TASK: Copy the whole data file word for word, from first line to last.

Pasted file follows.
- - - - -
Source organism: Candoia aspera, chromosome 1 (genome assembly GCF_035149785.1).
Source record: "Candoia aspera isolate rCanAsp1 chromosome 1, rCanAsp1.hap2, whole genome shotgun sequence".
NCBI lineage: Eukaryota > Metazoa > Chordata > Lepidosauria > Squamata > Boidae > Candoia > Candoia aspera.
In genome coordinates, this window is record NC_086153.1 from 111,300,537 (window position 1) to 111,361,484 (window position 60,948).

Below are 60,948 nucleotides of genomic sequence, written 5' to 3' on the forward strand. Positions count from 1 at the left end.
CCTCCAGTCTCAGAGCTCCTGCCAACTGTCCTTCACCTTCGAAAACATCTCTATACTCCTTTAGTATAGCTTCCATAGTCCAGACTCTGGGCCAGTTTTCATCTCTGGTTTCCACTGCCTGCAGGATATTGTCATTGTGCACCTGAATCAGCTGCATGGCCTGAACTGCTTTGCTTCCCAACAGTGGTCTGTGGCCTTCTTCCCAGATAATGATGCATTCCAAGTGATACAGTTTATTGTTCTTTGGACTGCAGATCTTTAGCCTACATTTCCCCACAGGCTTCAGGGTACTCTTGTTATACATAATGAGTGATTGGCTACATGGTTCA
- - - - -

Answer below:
Source organism: Candoia aspera, chromosome 1 (genome assembly GCF_035149785.1).
Source record: "Candoia aspera isolate rCanAsp1 chromosome 1, rCanAsp1.hap2, whole genome shotgun sequence".
NCBI lineage: Eukaryota > Metazoa > Chordata > Lepidosauria > Squamata > Boidae > Candoia > Candoia aspera.
In genome coordinates, this window is record NC_086153.1 from 111,300,537 (window position 1) to 111,361,484 (window position 60,948).

Below are 60,948 nucleotides of genomic sequence, written 5' to 3' on the forward strand. Positions count from 1 at the left end.
CCTCCAGTCTCAGAGCTCCTGCCAACTGTCCTTCACCTTCGAAAACATCTCTATACTCCTTTAGTATAGCTTCCATAGTCCAGACTCTGGGCCAGTTTTCATCTCTGGTTTCCACTGCCTGCAGGATATTGTCATTGTGCACCTGAATCAGCTGCATGGCCTGAACTGCTTTGCTTCCCAACAGTGGTCTGTGGCCTTCTTCCCAGATAATGATGCATTCCAAGTGATACAGTTTATTGTTCTTTGGACTGCAGATCTTTAGCCTACATTTCCCCACAGGCTTCAGGGTACTCTTGTTATACATAATGAGTGATTGGCTACATGGTTCA